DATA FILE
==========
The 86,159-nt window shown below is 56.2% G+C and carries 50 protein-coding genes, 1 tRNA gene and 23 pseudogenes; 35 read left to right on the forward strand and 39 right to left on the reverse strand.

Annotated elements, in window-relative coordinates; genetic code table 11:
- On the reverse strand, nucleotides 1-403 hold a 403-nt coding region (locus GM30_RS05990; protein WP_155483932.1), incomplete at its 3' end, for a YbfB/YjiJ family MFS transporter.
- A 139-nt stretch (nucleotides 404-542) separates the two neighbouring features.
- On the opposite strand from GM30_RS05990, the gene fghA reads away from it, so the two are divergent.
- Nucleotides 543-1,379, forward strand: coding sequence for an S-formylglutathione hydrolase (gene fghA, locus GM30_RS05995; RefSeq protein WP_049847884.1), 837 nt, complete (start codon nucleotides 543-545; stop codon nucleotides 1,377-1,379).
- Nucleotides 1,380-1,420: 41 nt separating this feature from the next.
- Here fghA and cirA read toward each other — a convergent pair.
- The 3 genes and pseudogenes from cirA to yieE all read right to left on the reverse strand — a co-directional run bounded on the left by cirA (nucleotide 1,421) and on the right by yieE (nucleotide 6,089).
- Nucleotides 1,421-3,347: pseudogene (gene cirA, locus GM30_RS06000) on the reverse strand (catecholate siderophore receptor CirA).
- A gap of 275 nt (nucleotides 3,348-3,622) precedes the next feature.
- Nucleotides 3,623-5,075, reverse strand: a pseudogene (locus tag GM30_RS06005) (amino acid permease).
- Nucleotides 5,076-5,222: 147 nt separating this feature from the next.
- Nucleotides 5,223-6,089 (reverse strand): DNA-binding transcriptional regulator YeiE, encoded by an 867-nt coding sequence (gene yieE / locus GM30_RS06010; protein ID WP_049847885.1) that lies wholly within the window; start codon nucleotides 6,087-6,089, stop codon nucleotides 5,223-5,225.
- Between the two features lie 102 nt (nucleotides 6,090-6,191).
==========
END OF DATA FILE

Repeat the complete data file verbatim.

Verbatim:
The 86,159-nt window shown below is 56.2% G+C and carries 50 protein-coding genes, 1 tRNA gene and 23 pseudogenes; 35 read left to right on the forward strand and 39 right to left on the reverse strand.

Annotated elements, in window-relative coordinates; genetic code table 11:
- On the reverse strand, nucleotides 1-403 hold a 403-nt coding region (locus GM30_RS05990; protein WP_155483932.1), incomplete at its 3' end, for a YbfB/YjiJ family MFS transporter.
- A 139-nt stretch (nucleotides 404-542) separates the two neighbouring features.
- On the opposite strand from GM30_RS05990, the gene fghA reads away from it, so the two are divergent.
- Nucleotides 543-1,379, forward strand: coding sequence for an S-formylglutathione hydrolase (gene fghA, locus GM30_RS05995; RefSeq protein WP_049847884.1), 837 nt, complete (start codon nucleotides 543-545; stop codon nucleotides 1,377-1,379).
- Nucleotides 1,380-1,420: 41 nt separating this feature from the next.
- Here fghA and cirA read toward each other — a convergent pair.
- The 3 genes and pseudogenes from cirA to yieE all read right to left on the reverse strand — a co-directional run bounded on the left by cirA (nucleotide 1,421) and on the right by yieE (nucleotide 6,089).
- Nucleotides 1,421-3,347: pseudogene (gene cirA, locus GM30_RS06000) on the reverse strand (catecholate siderophore receptor CirA).
- A gap of 275 nt (nucleotides 3,348-3,622) precedes the next feature.
- Nucleotides 3,623-5,075, reverse strand: a pseudogene (locus tag GM30_RS06005) (amino acid permease).
- Nucleotides 5,076-5,222: 147 nt separating this feature from the next.
- Nucleotides 5,223-6,089 (reverse strand): DNA-binding transcriptional regulator YeiE, encoded by an 867-nt coding sequence (gene yieE / locus GM30_RS06010; protein ID WP_049847885.1) that lies wholly within the window; start codon nucleotides 6,087-6,089, stop codon nucleotides 5,223-5,225.
- Between the two features lie 102 nt (nucleotides 6,090-6,191).